On Christmas Eve 1895, George Vanderbilt opened his country home in Asheville, North Carolina to his family and friends. They were welcomed into a massive and beautiful space, a 250-room French Renaissance chateau featuring 35 bedrooms, 43 bathrooms and 65 fireplaces, with every nook decorated to the nines for the festive holiday season.
For the previous six years, Vanderbilt had coordinated a team of skilled craftsmen, building an atmosphere of quality and hospitality in preparation for the day on which he, and those close to him, could enjoy the expansive estate and exquisite Blue Ridge Mountains. This moment set the stage for a level of hospitality that remains unmatched still today.
For the next three decades, this family of philanthropists grew, as Vanderbilt and his descendants occupied the chateau. But the events of the 1930s, as banks crashed and dust ravaged the Great Plains, took Biltmore Estate in a new direction. Under the shadow of the Great Depression, the Vanderbilt family opened the property and grounds to the public, to build tourism in the area and realize a new stream of revenue from visitor admissions.
This legacy flourishes today, as Biltmore Estate is counted among the most popular destinations in the United States. In fact, it’s now a National Historic Landmark known as America’s Largest Home. In 2019, 1.5 million guests visited the estate, and the staff projects that roughly 1.4 million guests will walk through the doors in 2021.
There is plenty for people of all ages to do at Biltmore Estate. Admission includes a tour of the house and access to the multiple gardens, Antler Hill Village and Farmyard, The Biltmore Legacy Building, Outdoor Adventure Center and Biltmore Winery.
Behind the scenes at Biltmore Winery
Winemaker Sharon Fenchak says that many people who enter the winery for a complimentary tasting haven’t had much experience with wine. They are there to enjoy all aspects of the estate, and the winery is simply part of the exploration.
About half of the guests admitted to the estate will make a stop at Biltmore Winery, around 700,000 guests per year, making it the most-visited winery in the United States. Fenchak believes that the versatile range (which can top 45+ wines) she and her team crafts “serve as an educational tool” with the capability to convert people into wine lovers, often after just one visit.
Since the 1970s, there have been vineyards on the estate, a cultivation history that has adapted throughout the decades, including influence from sixth-generation winemaker Philippe Jourdain, who had a hand in overseeing the development of Biltmore wines and the building of the winery in 1985.
Currently, six varieties grow in the Biltmore vineyards: cabernet franc, cabernet sauvignon, chardonnay, merlot, riesling, and viognier. Fenchak says that new varieties are constantly tested, but that weather conditions in North Carolina perpetually challenge the Biltmore vineyard team.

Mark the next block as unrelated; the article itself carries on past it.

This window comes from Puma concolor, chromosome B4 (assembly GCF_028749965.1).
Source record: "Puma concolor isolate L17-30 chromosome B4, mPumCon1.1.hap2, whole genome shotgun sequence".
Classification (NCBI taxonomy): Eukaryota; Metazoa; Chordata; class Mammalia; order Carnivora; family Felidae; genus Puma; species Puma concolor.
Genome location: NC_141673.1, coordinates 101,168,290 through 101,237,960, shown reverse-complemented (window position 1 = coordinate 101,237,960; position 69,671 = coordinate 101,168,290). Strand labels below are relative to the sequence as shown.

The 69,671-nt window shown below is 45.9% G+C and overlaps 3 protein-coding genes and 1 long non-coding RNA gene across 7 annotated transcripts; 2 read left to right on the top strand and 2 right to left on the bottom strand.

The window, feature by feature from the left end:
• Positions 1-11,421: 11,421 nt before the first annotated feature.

“Here we have interesting – which I say in quotations – weather,” says Fenchak. Humidity, rain and hurricanes can create unfavorable growing conditions. “You have to be very creative when you are a winemaker dealing with North Carolina fruit.”
To offer guests a wide array of options in the tasting room, Fenchak and her team source grapes from around the United States, including other growers in North Carolina, as well as Washington and California.
Make the most of a visit to Biltmore Winery
When guests (21+) arrive at the estate, they’re eligible to make a reservation for a complimentary tasting in the Tasting Room, which can be secured through QR codes located around the property. Capacity is limited, so this should be the first step for wine enthusiasts looking forward to the experience. A visit to Biltmore Winery is “all about gracious hospitality,” says Fenchak.
“The tasting room team always wants to see someone smile,” she says. The staff is trained to find a wine for everyone “from new to knowledgeable” and “wine should not be a stressful experience,” according to Fenchak.
The influence of the winery is evident elsewhere around the property. Guests have access to 15 restaurants and walk-up eateries – from fine dining to food trucks. Some menus boast estate-grown produce, meats and, of course, wine from Biltmore Winery.
There are plenty of opportunities to “let out a deep breath and relax, and taste some wine,” says Fenchak. Note that to dine at Biltmore Estate, guests must have purchased a daytime ticket, a Biltmore Annual Pass or booked an overnight stay at one of the estate’s lodgings.
For something extra, wine lovers can book overnight accommodations at The Dairy Foreman’s Cottage, which was built in 1935 as a home for Biltmore Dairy employees and their families. Within a stone’s throw from the winery, this cottage can accommodate up to five guests, has tasteful modern updates and benefits from an abundant woodland setting – an exquisite way to make the amenities of America’s Largest Home feel a bit like one’s own.
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